Drusilla (though of the more tender sex) seems to have heard the same discourse unmoved; her peaceful slumbers were not even disturbed, the polished shafts from the apostle's quiver fell broken around her, the thunders of the coming judgment had not awakened her. Her final condition we know not; but the mind shudders to contemplate the case of those who are roused from their dreams of security, by the splendours of the throne of the Eternal, or by the awful and irrevocable sentence of condemnation; or the no less deplorable case of those, to whom the God of mercy saith, “ Because I have called, and ye refused, I also will laugh at your calamity; I will mock when your fear cometh."

I cannot, I dare not, however, conclude this subject, without reminding the reader, that, however guilty he may be, and however unprepared he may be, for the coming judgment, atonement has been made for sin, and a righteousness provided, by means of which he may stand in the judgment. The punishment of sin has been borne by the Lord Jesus Christ, through whom is preached unto men the forgiveness of sins, and by whom all that believe are justified from all things. In him God is well pleased. Believing this truth, we are safe for time and safe for eternity; safe in death, and safe in the judgment. If God be for us, who can be against us?. The prospect of the judgment is to many justly alarming; conscious of sin, they fear to meet their Judge ; but the man who trusts in the atoning blood of the Lord Jesus can look forward, even to the judgment-seat, without alarm; he knows the awful solemnity of that appearance which he must then make; but he knows also, that he, in whom he trusts, is Judge; and never, never can HE disappoint the hopes of those who appear at his bar, pleading the merits of his sacrifice; never, never, can he thus bring discredit on his own work. Faith in him purifies the heart; leads to “ deny ungodliness and worldly lusts; to live soberly, righteously, and godly in this world;" and will, through the efficacy of that sacrifice which it respects, carry the believer in safety, by the judgment-seat, into the eternal world.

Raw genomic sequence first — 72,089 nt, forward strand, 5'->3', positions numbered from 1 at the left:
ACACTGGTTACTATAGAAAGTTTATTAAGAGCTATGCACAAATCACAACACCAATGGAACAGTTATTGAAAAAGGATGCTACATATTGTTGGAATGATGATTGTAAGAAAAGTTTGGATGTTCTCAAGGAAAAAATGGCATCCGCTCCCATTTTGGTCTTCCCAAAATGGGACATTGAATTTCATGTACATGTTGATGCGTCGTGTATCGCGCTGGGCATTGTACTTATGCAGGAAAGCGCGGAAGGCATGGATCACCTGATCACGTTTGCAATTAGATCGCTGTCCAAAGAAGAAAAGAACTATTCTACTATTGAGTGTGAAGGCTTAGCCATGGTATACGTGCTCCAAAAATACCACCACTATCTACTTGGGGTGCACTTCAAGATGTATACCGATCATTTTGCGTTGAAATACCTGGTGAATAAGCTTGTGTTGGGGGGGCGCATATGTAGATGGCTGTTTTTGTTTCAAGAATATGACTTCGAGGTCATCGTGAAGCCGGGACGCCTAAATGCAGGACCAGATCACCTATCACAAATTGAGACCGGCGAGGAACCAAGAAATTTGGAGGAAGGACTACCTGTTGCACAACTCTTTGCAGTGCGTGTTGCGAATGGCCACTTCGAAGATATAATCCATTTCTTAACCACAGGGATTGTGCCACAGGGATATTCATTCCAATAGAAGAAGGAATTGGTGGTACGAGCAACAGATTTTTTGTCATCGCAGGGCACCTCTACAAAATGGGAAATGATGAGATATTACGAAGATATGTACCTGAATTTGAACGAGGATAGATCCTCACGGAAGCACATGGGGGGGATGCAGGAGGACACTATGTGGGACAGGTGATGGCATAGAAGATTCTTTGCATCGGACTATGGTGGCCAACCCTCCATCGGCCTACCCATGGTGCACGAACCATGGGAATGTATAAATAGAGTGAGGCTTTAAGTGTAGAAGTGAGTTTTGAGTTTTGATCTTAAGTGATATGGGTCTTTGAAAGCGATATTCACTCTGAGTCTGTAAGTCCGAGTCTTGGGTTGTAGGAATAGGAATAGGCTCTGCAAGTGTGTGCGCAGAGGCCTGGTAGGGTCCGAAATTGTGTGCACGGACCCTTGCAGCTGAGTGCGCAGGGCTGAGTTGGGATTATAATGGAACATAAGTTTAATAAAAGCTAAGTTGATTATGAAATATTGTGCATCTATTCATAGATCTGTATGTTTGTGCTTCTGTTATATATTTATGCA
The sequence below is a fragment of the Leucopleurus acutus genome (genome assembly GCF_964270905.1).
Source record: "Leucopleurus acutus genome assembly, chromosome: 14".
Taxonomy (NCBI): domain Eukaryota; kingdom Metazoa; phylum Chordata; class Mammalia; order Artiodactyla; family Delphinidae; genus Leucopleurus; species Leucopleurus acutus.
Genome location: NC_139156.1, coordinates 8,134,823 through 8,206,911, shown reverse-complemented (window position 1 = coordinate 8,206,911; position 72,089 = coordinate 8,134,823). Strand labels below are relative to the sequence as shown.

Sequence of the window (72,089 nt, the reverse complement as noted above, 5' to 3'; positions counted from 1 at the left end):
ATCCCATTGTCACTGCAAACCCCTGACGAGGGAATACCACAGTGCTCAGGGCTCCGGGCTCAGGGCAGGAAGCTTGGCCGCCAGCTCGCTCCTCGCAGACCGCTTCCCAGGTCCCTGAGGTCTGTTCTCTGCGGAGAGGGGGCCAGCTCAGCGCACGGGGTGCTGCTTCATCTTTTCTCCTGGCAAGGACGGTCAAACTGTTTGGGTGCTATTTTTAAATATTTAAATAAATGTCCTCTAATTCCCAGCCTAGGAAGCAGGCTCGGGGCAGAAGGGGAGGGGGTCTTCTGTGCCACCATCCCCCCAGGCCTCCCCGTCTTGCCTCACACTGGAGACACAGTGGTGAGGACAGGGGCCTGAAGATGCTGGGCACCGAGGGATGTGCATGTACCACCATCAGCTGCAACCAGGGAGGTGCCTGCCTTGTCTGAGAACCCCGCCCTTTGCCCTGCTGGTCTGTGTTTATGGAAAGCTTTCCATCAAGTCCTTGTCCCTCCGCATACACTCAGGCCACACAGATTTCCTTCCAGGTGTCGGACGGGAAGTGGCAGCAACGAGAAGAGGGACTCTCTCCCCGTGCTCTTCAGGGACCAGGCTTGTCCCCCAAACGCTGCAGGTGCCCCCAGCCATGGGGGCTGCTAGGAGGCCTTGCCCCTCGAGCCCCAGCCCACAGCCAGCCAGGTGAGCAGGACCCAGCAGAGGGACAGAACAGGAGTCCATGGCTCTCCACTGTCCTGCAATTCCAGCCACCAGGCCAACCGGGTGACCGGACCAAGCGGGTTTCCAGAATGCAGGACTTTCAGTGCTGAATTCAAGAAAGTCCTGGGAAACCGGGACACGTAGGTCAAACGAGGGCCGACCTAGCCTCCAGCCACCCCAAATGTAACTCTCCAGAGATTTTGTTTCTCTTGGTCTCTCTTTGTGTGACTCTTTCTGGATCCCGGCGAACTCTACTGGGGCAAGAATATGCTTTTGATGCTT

THE ENGLISH MONTHLY TRACT SOCIETY,

27, RED LION SQUARE.

J. & W.Rider, Printers, Bartholomew Close, London.

AM 1 READY?

Am I ready to die? No inquiry can be conceived more important. Eternity is involved in it. And oh! how much is implied in that one word, “ Eternity!"